The Cambridge History of English and American Literature in 18 Volumes (1907–21).
VOLUME XVI. Early National Literature, Part II; Later National Literature, Part I.

XVII. Writers on American History, 1783–1850

§ 12. Bancroft

The last of the general historians who fall within this chapter’s limits is George Bancroft, who, during his lifetime, held a larger place in the minds of his countrymen than any other historian who has lived in the United States. This he did partly because of his literary worth, partly because of his political activity, and partly because of his social prominence. President Arthur once said that the President is “permitted to accept the invitations of members of the cabinet, supreme court judges, and—Mr. George Bancroft.”

Bancroft was born in Massachusetts in 1800 and died in Washington in 1891. Having graduated from Harvard in 1817, he went to Göttingen on funds subscribed by Harvard and its friends. Back in America in 1822 with a doctor’s degree, he settled for a year at Harvard as tutor in Greek. He brought home from Europe many affectations of manner and such marked eccentricities that his influence at Harvard was undermined; at the end of a year he left, to become, with Joseph G. Cogswell, proprietor of a boys’ school at Northampton, Massachusetts. As a schoolmaster Bancroft was a failure, and he retired from the school in 1831. Meanwhile, he had begun to write. School-books, translations, and articles for The North American Review came out in rapid succession. By 1831 he had established the literary habit and had the reputation of being a ready and effective writer.

At this time Bancroft had begun to support the Democratic party. He was accused of doing it to obtain Federal office, but the charge was not substantiated. He was ever a defender of the doctrine of equality held by Jefferson, Jackson, and Lincoln. In America he saw organized democracy which was to make humanity happy: to write its history became his hope. In 1834 appeared the first volume of his History of the United States from the Discovery of the American Continent. At the time neither Hildreth nor Tucker had written, and only Pitkin, Holmes, and Trumbull had undertaken a task like his. They were all didactic. Bancroft produced a work of a different character. There was a lofty and sonorous sense of detachment in his sentences. To the present age they seem sheer affectation; but to the men who had been reading the bald statements of fact hitherto offered as history, they seemed admirable. Edward Everett read the first volume through in twenty-four hours and wrote:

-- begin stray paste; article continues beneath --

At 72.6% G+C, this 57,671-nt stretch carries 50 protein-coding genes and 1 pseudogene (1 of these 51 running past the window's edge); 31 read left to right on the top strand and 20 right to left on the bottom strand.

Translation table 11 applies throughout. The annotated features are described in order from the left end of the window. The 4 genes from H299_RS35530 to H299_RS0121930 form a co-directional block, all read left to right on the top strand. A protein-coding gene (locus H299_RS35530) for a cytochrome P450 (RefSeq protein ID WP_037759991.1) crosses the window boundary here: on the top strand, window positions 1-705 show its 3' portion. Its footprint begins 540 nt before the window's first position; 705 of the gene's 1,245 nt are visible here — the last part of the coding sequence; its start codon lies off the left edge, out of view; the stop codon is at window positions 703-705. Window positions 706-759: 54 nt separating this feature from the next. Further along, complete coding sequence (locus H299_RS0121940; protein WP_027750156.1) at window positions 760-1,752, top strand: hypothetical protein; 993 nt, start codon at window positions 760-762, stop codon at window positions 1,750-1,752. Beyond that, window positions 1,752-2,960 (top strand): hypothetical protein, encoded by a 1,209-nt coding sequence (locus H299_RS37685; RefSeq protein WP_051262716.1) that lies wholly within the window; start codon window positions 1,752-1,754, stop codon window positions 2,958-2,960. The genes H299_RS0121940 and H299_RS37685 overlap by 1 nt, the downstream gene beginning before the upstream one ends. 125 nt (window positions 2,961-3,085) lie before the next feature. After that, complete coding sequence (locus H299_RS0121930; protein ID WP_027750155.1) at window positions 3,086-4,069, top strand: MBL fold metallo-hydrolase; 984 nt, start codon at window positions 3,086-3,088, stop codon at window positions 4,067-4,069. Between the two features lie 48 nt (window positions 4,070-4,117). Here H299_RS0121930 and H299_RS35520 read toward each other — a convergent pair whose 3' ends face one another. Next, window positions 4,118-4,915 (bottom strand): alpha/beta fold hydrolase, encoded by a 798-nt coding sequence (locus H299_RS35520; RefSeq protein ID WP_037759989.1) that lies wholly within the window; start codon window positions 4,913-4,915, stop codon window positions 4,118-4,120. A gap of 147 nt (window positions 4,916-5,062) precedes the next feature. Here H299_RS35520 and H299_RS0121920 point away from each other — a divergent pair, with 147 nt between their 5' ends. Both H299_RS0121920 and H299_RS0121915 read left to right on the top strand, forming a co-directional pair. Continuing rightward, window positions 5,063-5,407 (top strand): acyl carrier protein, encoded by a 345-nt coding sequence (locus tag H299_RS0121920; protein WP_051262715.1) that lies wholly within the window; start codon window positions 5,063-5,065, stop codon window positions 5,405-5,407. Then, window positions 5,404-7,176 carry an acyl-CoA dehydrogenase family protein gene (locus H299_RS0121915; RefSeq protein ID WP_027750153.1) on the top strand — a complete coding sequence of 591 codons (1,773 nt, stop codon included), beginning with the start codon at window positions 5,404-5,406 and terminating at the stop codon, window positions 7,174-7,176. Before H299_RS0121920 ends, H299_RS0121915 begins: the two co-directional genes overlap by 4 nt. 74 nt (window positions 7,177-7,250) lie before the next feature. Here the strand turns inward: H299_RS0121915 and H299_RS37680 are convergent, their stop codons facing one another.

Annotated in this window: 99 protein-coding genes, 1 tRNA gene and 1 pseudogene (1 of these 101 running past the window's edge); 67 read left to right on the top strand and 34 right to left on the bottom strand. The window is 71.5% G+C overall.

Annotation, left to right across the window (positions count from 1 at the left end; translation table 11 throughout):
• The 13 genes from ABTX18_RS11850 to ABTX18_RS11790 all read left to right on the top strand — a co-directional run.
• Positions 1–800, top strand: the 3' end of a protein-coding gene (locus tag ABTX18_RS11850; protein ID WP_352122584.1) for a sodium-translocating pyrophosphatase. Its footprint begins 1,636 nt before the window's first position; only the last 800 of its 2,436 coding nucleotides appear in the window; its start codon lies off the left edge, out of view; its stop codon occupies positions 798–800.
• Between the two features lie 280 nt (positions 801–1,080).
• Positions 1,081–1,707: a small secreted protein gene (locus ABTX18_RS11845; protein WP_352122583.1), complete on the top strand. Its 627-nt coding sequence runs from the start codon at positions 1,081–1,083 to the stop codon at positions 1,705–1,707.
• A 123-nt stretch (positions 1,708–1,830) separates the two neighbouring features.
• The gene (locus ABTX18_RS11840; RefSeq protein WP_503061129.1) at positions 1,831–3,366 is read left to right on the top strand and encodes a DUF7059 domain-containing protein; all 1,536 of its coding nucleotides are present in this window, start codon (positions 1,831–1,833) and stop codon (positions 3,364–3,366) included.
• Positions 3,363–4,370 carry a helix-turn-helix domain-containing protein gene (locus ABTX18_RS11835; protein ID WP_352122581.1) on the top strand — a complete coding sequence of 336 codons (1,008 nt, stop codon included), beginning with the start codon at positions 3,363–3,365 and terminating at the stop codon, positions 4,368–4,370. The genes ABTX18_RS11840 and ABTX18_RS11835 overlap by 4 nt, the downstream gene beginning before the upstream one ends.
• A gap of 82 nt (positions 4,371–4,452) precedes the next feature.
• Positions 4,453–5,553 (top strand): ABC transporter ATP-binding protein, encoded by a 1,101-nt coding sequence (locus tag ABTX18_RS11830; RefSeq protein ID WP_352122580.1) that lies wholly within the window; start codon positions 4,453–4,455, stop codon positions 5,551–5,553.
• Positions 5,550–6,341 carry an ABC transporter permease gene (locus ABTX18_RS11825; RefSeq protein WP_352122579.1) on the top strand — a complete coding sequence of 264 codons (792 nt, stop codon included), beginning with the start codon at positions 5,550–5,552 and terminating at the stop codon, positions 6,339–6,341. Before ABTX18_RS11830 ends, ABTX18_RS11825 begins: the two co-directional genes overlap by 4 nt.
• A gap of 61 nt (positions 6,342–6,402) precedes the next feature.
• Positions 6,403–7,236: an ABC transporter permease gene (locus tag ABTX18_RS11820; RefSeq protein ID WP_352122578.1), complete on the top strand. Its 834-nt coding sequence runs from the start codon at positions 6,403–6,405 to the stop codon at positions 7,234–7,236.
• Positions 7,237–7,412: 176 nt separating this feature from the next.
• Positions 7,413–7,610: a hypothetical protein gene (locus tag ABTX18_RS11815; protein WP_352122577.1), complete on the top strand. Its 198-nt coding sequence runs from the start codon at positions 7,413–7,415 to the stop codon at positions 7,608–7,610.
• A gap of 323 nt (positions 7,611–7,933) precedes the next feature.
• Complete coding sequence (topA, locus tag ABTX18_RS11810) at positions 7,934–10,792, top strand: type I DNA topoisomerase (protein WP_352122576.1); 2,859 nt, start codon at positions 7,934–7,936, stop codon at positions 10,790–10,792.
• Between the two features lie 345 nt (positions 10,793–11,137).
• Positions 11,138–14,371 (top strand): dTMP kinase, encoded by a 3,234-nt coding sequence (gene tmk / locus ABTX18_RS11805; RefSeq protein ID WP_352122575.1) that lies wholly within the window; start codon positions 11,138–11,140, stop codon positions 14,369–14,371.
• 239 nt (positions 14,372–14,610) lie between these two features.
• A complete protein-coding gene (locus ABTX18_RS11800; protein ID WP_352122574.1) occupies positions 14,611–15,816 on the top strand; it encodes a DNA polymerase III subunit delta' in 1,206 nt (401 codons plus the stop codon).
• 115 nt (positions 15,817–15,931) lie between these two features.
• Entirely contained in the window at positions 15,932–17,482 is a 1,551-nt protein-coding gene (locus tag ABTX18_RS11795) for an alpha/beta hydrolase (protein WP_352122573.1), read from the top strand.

• I think you have written a Work which will last while the memory of America lasts; and which will instantly take its place among the classics of our language. It is full of learning, information, common sense, and philosophy; full of taste and eloquence; full of life and power. You give us not wretched paste-board men; not a sort of chronological table, with the dates written out at length, after the manner of most historians;—but you give us real, individual, living, men and women, with their passions, interests, and peculiarities.
  • Theodore Parker wrote: “I think you are likely to make, what I long since told you I looked for from you, the most noble and splendid piece of historical composition, not only in English, but in any tongue.” Emerson said of the History: “It is noble matter, and I am heartily glad to have it nobly treated.” Bancroft is less than a quarter of a century dead, and these beautiful laurels are already withered. A new age has accepted other standards than his.

    Bancroft, our first historian who had studied in Germany, was well known at home and abroad as a hard student and a man of great learning. The abundant foot-notes in the first volumes of his history show how freely he used the sources in foreign languages. His experience in Germany led him to admire German scholarship in all its phases. At Göttingen he studied under Heeren, who was stressing the unity of history. In the preface of his first volume, Bancroft wrote: “The United States of America constitute an essential portion of a great political system, embracing all the political nations of the earth.” He did not, however, try to work out this theory in his volume, but told, like others, the story of voyages, settlements, colonies, and the common struggle for freedom.

    His progress was leisurely. The second volume appeared three years after the first, the third in 1840. The fourth and fifth were published in 1852. The sixth came in 1854, the seventh in 1858, the eighth in 1860, the ninth in 1866, and the tenth in 1874. During these years his literary work was interrupted by political service. He was secretary of the navy from 1845 to 1846, minister to Great Britain from 1846 to 1849, and minister to Germany from 1867 to 1874. The tenth volume carried the work to the end of the Revolution; but in 1882 came two additional volumes with the title History of the Formation of the Constitution of the United States. Hildreth wrote more rapidly, and his History, nearly as long as Bancroft’s, seems to have been written in six years.